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Killer sets sights on Hollywood

Vachon's shingle sent to West Coast

First the indies took over the Oscars. Now they’re taking on Hollywood.

Christine Vachon’s Killer Films, one of the most quintessentially New York indie shingles, has set up a satellite office in Los Angeles, which is being run by Killer Films producer Jocelyn Hayes.

Move doesn’t necessarily mean more movies for Killer, but it puts the company in closer contact with West Coast talent and filmmakers. It’s also part of Killer’s overall growth strategy as it produces films with a wide range of budgets.

Killer’s first TV foray, “Mrs. Harris,” a biopic of the murderous headmistress Jean Harris that starred Annette Bening, recently bowed on HBO.

The shingle’s next theatrical release is “The Notorious Bettie Page,” starring Gretchen Mol as the notorious 1950s pin-up. Picturehouse is distribbing.

“We are a New York fixture,” Vachon admitted to Daily Variety, “but I also feel like we’re always trying to work both coasts. While we’ve been absolutely stellar at covering the New York film, literary, theater and musical scenes, we’ve never quite attempted to penetrate what was happening in L.A.

“What makes New York so great is that it’s such a cultural stew. I think the same is true of L.A. You may just have to dig a little deeper.”

Producer John Wells, Killer’s equity investor who’s based on the Warner Bros. lot, encouraged the move. Killer’s new office is in the same building as Wells’.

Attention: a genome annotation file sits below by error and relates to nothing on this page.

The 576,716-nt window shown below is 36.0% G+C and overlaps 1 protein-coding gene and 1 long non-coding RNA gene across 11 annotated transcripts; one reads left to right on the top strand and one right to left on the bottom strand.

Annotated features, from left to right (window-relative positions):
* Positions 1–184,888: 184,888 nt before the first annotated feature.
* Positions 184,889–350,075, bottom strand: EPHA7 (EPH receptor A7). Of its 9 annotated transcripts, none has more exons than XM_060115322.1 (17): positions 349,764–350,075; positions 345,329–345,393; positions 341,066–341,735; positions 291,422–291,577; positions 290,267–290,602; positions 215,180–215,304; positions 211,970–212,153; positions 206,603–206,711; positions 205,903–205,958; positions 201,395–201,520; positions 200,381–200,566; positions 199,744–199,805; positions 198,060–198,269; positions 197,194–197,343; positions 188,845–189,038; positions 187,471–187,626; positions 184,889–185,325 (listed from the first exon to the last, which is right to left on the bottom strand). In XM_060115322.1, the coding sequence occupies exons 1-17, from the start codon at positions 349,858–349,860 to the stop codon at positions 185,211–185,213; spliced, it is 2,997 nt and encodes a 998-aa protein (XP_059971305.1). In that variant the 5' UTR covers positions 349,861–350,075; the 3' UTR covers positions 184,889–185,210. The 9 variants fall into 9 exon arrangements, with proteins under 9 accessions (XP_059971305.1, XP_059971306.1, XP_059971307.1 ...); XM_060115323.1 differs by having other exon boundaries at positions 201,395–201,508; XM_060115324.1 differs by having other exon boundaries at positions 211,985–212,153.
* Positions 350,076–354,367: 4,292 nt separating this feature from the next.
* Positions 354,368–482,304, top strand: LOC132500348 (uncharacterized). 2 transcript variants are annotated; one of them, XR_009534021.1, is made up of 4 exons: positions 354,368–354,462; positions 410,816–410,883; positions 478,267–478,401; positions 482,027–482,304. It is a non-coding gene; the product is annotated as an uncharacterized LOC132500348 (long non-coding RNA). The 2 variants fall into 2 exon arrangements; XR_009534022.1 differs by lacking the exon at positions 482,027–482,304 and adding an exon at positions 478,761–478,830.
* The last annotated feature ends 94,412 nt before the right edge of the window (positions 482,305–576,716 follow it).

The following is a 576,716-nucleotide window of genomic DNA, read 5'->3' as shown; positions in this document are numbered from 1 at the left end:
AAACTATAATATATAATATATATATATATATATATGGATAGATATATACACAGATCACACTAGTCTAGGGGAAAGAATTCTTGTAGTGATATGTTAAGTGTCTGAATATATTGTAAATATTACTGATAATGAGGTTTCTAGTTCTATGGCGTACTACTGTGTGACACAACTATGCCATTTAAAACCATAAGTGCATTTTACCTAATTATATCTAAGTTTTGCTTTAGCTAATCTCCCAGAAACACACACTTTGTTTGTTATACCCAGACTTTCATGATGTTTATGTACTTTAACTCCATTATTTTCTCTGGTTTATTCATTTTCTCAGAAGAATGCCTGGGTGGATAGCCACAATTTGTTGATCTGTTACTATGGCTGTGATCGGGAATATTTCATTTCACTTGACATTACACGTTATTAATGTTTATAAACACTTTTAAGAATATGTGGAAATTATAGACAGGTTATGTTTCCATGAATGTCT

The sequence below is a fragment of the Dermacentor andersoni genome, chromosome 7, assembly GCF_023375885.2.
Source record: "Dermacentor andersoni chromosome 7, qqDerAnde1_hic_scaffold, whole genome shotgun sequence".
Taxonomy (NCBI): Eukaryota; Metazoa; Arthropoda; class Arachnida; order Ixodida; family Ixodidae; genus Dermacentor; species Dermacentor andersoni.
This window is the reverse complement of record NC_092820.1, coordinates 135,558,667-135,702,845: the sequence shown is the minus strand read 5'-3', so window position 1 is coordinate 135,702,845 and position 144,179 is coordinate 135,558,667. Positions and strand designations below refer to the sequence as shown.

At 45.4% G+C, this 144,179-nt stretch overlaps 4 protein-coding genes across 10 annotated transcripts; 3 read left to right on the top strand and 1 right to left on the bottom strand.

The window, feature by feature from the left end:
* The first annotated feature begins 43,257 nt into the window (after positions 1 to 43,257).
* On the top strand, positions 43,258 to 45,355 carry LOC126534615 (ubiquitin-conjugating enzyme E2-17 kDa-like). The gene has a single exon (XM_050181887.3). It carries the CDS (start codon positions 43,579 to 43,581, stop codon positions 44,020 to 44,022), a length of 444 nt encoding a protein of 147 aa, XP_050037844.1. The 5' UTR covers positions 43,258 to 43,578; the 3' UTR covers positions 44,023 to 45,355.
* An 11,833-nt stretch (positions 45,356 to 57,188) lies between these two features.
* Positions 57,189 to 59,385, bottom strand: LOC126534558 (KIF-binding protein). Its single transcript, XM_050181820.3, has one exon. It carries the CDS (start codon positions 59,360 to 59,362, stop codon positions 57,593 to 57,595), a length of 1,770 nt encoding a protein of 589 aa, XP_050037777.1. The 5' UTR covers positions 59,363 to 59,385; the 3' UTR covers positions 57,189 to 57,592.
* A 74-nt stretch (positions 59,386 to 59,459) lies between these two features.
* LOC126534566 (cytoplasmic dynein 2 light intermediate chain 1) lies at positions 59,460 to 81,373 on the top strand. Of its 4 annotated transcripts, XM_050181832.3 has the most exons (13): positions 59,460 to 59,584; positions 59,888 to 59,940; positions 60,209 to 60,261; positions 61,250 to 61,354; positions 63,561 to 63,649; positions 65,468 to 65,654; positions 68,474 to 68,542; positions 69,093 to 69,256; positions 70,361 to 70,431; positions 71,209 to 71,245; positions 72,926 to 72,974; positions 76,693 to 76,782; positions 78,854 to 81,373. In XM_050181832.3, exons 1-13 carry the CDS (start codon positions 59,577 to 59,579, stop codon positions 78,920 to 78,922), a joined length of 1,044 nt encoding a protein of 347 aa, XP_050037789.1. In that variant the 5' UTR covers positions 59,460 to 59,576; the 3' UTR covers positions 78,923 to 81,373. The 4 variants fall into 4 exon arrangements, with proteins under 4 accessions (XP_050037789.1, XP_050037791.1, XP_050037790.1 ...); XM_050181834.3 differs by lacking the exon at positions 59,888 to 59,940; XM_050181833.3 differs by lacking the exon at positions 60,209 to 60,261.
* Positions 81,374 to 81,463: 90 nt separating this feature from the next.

The move does not affect Vachon’s schedule, who even before the expansion was spending a week each month in L.A.

Hayes says that being in Hollywood “definitely speeds up the process.”

“Being around agents and financiers, and having your ear to the ground, knowing what the other projects are out there helps,” she said. “Not being in L.A. and not being aware of the competition probably made us naive in a good way, because we would just charge forward. But it’s always good to be in the middle of things.”

Vachon added: “Not everything is about setting (projects) up, but it’s about being able to pursue the relationships that already exist in L.A. and being able to have a little more face time with people located there.”

Killer recently wrapped Warner Independent’s “Infamous,” a Truman Capote biopic written and directed by Doug McGrath. Pic bows this fall. Shingle also is at work on “I’m Not There,” an unconventional biopic of Bob Dylan that Todd Haynes is directing.